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    Roundtable I | Roundtable II | Roundtable III | Roundtable IV

    Rogue Scholars Roundtable IV:
    The Virtual Menace

    Panel Proposal submitted to the President-Elect for the 2000 annual meeting of the Central States Communication Association, Detroit, April.

    Panel Moderator
    David Ling
    Central Michigan U

    "The Relationship Among Internet Exposure, Communicator Context and Rurality in a Northern California County"
    Scott Millward
    San José State U

    "Thinking About the Online Classroom: Evaluating the 'Ideal' Versus the 'Real'"
    Jenny Kindred
    Wayne State U

    "The Virtual Campaign: Presidential Primary Websites in Campaign 2000"
    William L. Benoit & Pamela J. Benoit
    U of Missouri

    "Warp Speed Journalism"
    Mike Madias
    Clinical Sociologist, Freelance Journalist

    "Disability on the Net"
    Stephanie J. Coopman*
    San José State U

    "The World Wide Weed: Marijuana Goes Online"
    Xeno Rasmusson
    CSU, Hayward

    "High Speed Access: Micro Radio, Action, and Activism on the Internet"
    Ted M. Coopman
    Rogue Communication

    *contact person: Stephanie J. Coopman, Dept. of Communication Studies, San José State U, San José, CA 95192-0112;

    Purpose: "Rogue Scholars Rountable IV" is the fourth in a series of panels and other forums designed to bring scholarship out of the insular academic community and into the larger community in which academic research is embedded. In other words, our goal with this panel (and other endeavors) is to make scholarship accessible to those whom we study. As Betsy Bach (1997) noted in her presidential address at the 1997 Western States Communication Association Convention: "[W]e must make our written work available and useful to those outside the academy. . . . Those of you who attended the Rogue Scholar's Roundtable on 'Out of the Tower and Into the Streets' yesterday afternoon heard a similar rallying cry for increased accessibility to our academic writing" (p. 340).

    In this panel, the Rogue Scholars examine communication style, education, politics, journalism, and activism on the Internet. David Ling is our moderator and discussion leader. Scott Millward begins with his analysis of individual differences which influence use of the Internet, positing that use of the Internet also influences communicator style. Jenny Kindred takes us into the online classroom, asking first "How?" does this process work and second "What?" can be done to improve online learning. William Benoit and Pamela Benoit expand on their political communication research program by analyzing campaign 2000 websites. Mike Madias is a sociologist and freelance journalist who writes for publications such as the Detroit News, and has produced a video for the Charles H. Wright Museum of African American History in Detroit. Madias describes from first-hand experience the impact of the Internet on journalism. Stephanie J. Coopman explores the presence of the disability community on the World Wide Web, examining constructions of disability, activism, and civil rights in text and graphics. Xeno Rasmusson analyzes the ways in which websites on all sides of the marijuana debate weave their threads into particular stories. Last, Ted M. Coopman describes how the micro radio movement has challenged some of the most powerful telecommunication corporations in the United States by using the Internet as an organizing tool.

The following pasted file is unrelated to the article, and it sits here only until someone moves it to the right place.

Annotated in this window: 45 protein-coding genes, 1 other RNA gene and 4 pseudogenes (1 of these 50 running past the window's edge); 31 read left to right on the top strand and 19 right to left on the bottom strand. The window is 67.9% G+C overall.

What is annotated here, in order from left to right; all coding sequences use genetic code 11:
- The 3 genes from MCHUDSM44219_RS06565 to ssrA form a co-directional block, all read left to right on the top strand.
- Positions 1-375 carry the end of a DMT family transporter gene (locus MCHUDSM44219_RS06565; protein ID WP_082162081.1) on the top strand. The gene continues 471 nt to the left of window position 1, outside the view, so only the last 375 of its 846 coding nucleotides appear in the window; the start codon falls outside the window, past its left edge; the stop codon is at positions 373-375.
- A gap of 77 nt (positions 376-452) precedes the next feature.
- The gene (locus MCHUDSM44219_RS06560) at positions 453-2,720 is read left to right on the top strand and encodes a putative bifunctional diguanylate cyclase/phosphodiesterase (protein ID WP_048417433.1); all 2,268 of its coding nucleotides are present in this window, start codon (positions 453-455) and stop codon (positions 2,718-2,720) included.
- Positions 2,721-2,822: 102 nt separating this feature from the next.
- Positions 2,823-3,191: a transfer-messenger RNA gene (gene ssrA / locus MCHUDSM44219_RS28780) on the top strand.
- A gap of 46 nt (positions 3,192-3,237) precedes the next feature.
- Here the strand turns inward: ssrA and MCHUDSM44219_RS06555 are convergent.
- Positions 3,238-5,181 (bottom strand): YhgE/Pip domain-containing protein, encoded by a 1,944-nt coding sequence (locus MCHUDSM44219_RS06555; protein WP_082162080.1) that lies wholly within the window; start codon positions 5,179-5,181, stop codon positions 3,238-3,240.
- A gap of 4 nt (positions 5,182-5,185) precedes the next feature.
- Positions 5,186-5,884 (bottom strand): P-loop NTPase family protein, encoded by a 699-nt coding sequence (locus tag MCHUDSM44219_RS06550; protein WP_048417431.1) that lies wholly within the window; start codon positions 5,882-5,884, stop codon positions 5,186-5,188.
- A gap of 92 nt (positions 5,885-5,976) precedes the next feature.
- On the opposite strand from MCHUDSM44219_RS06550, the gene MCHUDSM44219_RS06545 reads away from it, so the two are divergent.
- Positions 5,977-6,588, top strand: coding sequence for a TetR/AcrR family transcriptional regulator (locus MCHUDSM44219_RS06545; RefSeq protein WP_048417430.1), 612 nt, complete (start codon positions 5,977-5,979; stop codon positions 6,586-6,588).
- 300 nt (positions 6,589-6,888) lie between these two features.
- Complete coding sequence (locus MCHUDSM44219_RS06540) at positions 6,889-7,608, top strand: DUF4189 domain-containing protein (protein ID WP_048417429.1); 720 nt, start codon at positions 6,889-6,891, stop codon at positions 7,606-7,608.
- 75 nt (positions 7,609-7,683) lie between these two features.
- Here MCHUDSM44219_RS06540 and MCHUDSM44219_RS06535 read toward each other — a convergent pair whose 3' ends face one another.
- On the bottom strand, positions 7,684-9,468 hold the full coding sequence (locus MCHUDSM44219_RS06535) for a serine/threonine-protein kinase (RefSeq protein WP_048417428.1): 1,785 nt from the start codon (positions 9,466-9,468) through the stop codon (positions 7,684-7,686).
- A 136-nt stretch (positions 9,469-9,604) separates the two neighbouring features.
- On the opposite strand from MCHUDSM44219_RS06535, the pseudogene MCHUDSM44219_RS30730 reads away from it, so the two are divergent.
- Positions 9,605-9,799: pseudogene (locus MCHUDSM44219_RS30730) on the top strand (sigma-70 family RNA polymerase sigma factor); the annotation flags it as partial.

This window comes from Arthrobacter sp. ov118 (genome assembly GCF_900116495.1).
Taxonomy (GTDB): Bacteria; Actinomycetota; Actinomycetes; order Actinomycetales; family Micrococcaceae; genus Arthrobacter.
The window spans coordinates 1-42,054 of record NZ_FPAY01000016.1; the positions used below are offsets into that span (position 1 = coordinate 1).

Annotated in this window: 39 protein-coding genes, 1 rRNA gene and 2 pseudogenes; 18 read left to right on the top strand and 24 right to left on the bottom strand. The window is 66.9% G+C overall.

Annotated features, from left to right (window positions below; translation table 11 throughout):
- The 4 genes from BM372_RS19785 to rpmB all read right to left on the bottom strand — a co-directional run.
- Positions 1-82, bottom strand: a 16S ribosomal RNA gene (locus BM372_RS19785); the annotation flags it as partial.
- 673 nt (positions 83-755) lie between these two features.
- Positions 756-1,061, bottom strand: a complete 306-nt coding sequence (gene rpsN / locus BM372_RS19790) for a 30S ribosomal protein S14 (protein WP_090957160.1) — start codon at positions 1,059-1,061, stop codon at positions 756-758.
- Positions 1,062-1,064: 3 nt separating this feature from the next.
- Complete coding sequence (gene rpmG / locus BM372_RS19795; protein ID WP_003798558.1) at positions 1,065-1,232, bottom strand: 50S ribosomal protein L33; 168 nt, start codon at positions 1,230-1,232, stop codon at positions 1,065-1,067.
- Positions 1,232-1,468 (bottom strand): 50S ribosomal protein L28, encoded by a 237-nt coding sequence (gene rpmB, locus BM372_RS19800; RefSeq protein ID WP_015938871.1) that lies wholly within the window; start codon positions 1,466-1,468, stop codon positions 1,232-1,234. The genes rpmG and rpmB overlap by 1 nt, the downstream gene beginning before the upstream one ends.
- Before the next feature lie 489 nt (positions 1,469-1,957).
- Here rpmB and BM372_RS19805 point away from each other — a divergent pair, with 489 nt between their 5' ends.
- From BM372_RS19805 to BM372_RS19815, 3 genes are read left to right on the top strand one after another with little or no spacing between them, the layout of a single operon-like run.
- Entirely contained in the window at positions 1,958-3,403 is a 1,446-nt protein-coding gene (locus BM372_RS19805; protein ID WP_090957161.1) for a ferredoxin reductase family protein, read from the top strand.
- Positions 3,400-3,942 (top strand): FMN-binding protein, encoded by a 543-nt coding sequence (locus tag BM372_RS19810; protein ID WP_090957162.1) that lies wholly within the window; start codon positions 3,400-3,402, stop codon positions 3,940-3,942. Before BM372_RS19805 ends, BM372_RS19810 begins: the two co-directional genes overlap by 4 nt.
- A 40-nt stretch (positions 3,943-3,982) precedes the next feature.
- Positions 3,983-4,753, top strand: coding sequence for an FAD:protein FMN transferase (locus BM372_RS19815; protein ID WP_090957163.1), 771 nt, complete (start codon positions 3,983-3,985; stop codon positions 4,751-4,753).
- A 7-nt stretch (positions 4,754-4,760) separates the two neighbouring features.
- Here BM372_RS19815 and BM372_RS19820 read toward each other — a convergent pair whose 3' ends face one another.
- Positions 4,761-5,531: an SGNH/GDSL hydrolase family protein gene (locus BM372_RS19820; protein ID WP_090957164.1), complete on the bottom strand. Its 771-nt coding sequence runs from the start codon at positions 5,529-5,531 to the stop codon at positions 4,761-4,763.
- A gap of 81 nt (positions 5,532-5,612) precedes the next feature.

We believe this panel fits well with CSCA's 2000 convention theme, "CSCA at the Millennium: Prospect for the Future," in several ways. First, we suggest a way of disseminating communication scholarship to those who can use this information. We write in plain language. We make our information available on the WWW. Second, we examine the impact of new technology, the Internet, across a broad range of contexts and issues. Third, we represent diverse and divergent viewpoints, including political communication, disability studies, communication education, rhetoric, and human development. Fourth, we bring our interests together under the umbrella of computer-mediated communication.

    Format: This panel is a public discussion of scholarly research. Presenters will write 2500 word (or less) papers about their research in a style the general public can access and understand. Our rule of thumb is that a college sophomore outside the communication discipline must be able to read and comprehend what we write. The moderator/discussion leader will facilitate audience-panelist interaction. These papers will be available on the Rogue Scholar website one month before CSCA for all presenters and potential audience members to read Thus, the format for the panel will be BRIEF presentations (no more than 5 minutes) by panel members, followed by MUCH discussion among panelists and audience members.


    The Relationship Among Internet Exposure, Communicator Context and Rurality in a Northern California County

    Scott Millward

    Over 37% of the U.S. population is online. Yet, those living in urban areas represent a disproportionate share of this percentage. This study explores the relationships among individuals' geographic location (rural vs. urban), communicator style, and use of the Internet. I suggest that Internet use influences, and possibly changes, individuals' communication styles. In addition, I pose two research questions: (1) Are people who are urban Internet users more likely to rely on a different types of communication styles than people who are rural and less frequent users of the Internet? (2) If there is a difference, is exposure to the Internet a predictor of that difference?

    Thinking About the Online Classroom: Evaluating the "Ideal" Versus the "Real"

    Jenny Kindred

    Colleges and universities throughout the country are either offering online classes currently or jumping on the bandwagon to do so. This newer way to take college courses presents challenges for both the instructor and the student. How will the discussion be framed? What are the guidelines for interaction? How is participation measured? What is the method for working on group projects? How does one "talk" online? Through data collected from student surveys and observing real online class discussion, these and other questions will be addressed. The "ideal" online classroom will be contrasted with examples of what really happens when students and instructors meet online. Finally, suggestions for both the student and instructor will be discussed.